Sunday, May 14, 2006

Ritual and Sacraments

I was reading a sermon by Edwin Hubbell Chapin, one of the finest orators of his time, and he was describing the different ways that people worship, and this paragraph, on those that find meaning in Ritual and Sacraments, I found interesting. I have walked into a Catholic church a few times in my life and was taken by the grandeur and sensed a reverence within the beauty. In this piece he flushes out those feelings I had.

There are those who can find peace only in the arms of an hereditary Faith: who can feel the inspiration of worship only among forms that have kindled worship in others for a thousand years: with whose earliest thoughts and dearest memories is entwined a Ritual and an Established Church, so that personal affection and household sanctity, as well as religious feeling, demand that every great act of life -- as well as joy or sorrow-- should be consecrated by the familiar sacrament. For that church, too, their fathers have died in darker times, and beneath its chancels, sainted mothers moulder into dust. All, too, that can exalt the ideal, or wake the pulses of eloquent emotion, is connected with such a church. To them it opens a traditional perspective, the grandest in all history.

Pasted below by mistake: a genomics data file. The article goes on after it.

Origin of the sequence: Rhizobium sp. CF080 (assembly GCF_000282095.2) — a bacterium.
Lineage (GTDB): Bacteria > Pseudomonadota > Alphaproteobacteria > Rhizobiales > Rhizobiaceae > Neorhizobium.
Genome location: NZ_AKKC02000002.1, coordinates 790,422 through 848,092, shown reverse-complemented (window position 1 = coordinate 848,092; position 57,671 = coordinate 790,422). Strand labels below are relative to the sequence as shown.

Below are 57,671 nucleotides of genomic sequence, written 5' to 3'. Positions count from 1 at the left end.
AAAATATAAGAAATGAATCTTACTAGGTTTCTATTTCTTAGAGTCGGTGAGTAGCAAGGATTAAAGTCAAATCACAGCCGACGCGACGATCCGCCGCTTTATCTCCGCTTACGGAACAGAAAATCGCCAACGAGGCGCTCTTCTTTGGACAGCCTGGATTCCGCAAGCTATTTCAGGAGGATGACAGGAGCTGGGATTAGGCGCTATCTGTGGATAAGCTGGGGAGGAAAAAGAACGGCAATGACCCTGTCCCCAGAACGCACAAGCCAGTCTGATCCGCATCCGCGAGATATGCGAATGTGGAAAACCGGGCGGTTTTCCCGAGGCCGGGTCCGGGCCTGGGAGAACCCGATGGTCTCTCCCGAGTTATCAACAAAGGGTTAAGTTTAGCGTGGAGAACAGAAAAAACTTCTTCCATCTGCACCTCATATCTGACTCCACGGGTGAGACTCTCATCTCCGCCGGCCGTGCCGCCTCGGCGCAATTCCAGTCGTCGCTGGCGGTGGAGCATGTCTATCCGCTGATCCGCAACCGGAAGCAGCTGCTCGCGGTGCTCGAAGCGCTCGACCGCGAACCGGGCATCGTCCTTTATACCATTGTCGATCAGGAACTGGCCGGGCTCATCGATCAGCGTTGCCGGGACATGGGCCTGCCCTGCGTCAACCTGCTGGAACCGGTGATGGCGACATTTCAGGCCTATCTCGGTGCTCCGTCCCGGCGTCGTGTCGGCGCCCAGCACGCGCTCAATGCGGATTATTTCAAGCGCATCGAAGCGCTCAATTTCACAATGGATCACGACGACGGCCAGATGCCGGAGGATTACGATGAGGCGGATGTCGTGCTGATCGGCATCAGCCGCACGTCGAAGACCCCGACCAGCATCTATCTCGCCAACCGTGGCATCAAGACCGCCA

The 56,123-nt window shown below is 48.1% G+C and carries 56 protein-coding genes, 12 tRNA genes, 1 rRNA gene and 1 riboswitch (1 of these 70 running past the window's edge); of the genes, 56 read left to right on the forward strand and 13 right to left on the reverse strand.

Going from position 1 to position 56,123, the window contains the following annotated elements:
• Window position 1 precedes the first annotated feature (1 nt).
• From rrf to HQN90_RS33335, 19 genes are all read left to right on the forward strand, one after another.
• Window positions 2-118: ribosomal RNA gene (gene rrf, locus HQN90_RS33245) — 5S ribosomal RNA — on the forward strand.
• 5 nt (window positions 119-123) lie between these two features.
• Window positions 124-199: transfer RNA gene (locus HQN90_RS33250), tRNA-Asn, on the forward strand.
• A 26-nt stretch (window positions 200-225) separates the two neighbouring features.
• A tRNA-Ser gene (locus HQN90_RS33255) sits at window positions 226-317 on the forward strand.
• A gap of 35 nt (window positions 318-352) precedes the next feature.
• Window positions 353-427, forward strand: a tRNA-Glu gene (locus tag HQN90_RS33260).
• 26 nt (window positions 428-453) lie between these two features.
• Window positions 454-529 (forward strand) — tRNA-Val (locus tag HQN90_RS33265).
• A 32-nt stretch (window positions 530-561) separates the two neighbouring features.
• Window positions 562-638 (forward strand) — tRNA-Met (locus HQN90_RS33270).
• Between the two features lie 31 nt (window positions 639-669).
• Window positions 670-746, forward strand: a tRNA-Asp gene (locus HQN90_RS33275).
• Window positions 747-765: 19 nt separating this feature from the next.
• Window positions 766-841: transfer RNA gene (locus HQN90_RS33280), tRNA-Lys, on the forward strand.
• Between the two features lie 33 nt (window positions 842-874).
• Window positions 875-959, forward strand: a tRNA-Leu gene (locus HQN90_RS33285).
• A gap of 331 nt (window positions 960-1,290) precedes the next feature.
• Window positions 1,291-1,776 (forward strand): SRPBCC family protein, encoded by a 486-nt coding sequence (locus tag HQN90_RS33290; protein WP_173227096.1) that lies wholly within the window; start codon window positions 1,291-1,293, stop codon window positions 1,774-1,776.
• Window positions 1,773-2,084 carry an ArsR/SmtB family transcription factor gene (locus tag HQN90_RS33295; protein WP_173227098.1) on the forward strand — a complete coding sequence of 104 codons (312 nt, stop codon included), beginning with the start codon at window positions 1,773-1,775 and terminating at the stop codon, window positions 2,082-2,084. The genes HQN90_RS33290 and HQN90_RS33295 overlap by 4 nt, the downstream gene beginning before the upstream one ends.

Behind its altars, sweep the vestments of centuries of priests, and rises the incense of centuries of prayer. In its stony niches, stand rows of saints, who have made human life sublime, and who, through all the passing ages, look down upon the turmoil of that life with the calm beatitude of heaven; while its flushed windows still keep the blood-stain of its own martyrs, plashed against it ere yet it had become an anchored fact, and while it tossed upon the stormy waves of persecution. I can understand, then, how an imaginative and reverential mind can find the truest religious life only in connection with Ritual and Sacrament.

In the following paragraph he describes those that find satisfaction in the discipline of a spontaneous devotion; also the faith of the Puritans with their rugged independence of soul, that faithfulness to the individual conscience, that sense of the Divine Sovereignty, which could kneel at no man's altar, and to God alone. And other modes of worship as well.
Let them all continue.

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